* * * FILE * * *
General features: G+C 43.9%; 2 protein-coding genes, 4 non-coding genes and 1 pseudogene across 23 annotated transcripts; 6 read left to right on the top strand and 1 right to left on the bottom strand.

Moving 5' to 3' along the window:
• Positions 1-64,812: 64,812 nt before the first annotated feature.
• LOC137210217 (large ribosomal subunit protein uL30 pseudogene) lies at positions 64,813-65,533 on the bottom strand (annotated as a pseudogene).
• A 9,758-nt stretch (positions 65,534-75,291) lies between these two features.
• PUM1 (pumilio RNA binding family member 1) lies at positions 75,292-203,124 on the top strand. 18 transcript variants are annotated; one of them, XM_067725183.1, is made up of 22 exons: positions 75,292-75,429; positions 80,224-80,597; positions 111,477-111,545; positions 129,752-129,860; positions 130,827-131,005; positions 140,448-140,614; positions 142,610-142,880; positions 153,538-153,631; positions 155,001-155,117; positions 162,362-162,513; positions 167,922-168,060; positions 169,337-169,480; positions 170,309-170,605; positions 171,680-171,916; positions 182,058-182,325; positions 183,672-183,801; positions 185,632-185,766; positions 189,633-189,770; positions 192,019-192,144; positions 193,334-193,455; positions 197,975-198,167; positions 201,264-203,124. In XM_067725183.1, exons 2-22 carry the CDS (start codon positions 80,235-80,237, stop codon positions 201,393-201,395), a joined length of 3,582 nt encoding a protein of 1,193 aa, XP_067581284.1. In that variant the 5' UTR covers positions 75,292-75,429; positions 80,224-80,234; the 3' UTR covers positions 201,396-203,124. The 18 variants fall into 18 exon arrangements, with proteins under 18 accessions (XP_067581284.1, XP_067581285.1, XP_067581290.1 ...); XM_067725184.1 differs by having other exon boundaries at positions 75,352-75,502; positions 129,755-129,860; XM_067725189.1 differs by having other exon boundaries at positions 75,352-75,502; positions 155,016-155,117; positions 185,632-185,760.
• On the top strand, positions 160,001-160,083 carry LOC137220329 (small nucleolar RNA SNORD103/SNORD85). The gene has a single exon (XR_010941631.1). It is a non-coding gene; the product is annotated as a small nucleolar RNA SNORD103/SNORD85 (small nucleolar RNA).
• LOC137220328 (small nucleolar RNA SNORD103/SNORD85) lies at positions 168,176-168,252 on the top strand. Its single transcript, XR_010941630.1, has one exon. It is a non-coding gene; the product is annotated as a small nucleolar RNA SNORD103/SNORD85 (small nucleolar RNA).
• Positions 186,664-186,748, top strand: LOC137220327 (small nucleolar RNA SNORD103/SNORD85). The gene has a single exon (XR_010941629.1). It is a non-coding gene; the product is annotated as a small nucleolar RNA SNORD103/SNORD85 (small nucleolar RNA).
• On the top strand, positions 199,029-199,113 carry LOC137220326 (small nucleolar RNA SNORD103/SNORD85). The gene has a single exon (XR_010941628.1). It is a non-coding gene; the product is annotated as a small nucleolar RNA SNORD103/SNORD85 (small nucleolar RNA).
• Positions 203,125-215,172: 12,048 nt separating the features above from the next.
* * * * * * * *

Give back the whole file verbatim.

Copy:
General features: G+C 43.9%; 2 protein-coding genes, 4 non-coding genes and 1 pseudogene across 23 annotated transcripts; 6 read left to right on the top strand and 1 right to left on the bottom strand.

Moving 5' to 3' along the window:
• Positions 1-64,812: 64,812 nt before the first annotated feature.
• LOC137210217 (large ribosomal subunit protein uL30 pseudogene) lies at positions 64,813-65,533 on the bottom strand (annotated as a pseudogene).
• A 9,758-nt stretch (positions 65,534-75,291) lies between these two features.
• PUM1 (pumilio RNA binding family member 1) lies at positions 75,292-203,124 on the top strand. 18 transcript variants are annotated; one of them, XM_067725183.1, is made up of 22 exons: positions 75,292-75,429; positions 80,224-80,597; positions 111,477-111,545; positions 129,752-129,860; positions 130,827-131,005; positions 140,448-140,614; positions 142,610-142,880; positions 153,538-153,631; positions 155,001-155,117; positions 162,362-162,513; positions 167,922-168,060; positions 169,337-169,480; positions 170,309-170,605; positions 171,680-171,916; positions 182,058-182,325; positions 183,672-183,801; positions 185,632-185,766; positions 189,633-189,770; positions 192,019-192,144; positions 193,334-193,455; positions 197,975-198,167; positions 201,264-203,124. In XM_067725183.1, exons 2-22 carry the CDS (start codon positions 80,235-80,237, stop codon positions 201,393-201,395), a joined length of 3,582 nt encoding a protein of 1,193 aa, XP_067581284.1. In that variant the 5' UTR covers positions 75,292-75,429; positions 80,224-80,234; the 3' UTR covers positions 201,396-203,124. The 18 variants fall into 18 exon arrangements, with proteins under 18 accessions (XP_067581284.1, XP_067581285.1, XP_067581290.1 ...); XM_067725184.1 differs by having other exon boundaries at positions 75,352-75,502; positions 129,755-129,860; XM_067725189.1 differs by having other exon boundaries at positions 75,352-75,502; positions 155,016-155,117; positions 185,632-185,760.
• On the top strand, positions 160,001-160,083 carry LOC137220329 (small nucleolar RNA SNORD103/SNORD85). The gene has a single exon (XR_010941631.1). It is a non-coding gene; the product is annotated as a small nucleolar RNA SNORD103/SNORD85 (small nucleolar RNA).
• LOC137220328 (small nucleolar RNA SNORD103/SNORD85) lies at positions 168,176-168,252 on the top strand. Its single transcript, XR_010941630.1, has one exon. It is a non-coding gene; the product is annotated as a small nucleolar RNA SNORD103/SNORD85 (small nucleolar RNA).
• Positions 186,664-186,748, top strand: LOC137220327 (small nucleolar RNA SNORD103/SNORD85). The gene has a single exon (XR_010941629.1). It is a non-coding gene; the product is annotated as a small nucleolar RNA SNORD103/SNORD85 (small nucleolar RNA).
• On the top strand, positions 199,029-199,113 carry LOC137220326 (small nucleolar RNA SNORD103/SNORD85). The gene has a single exon (XR_010941628.1). It is a non-coding gene; the product is annotated as a small nucleolar RNA SNORD103/SNORD85 (small nucleolar RNA).
• Positions 203,125-215,172: 12,048 nt separating the features above from the next.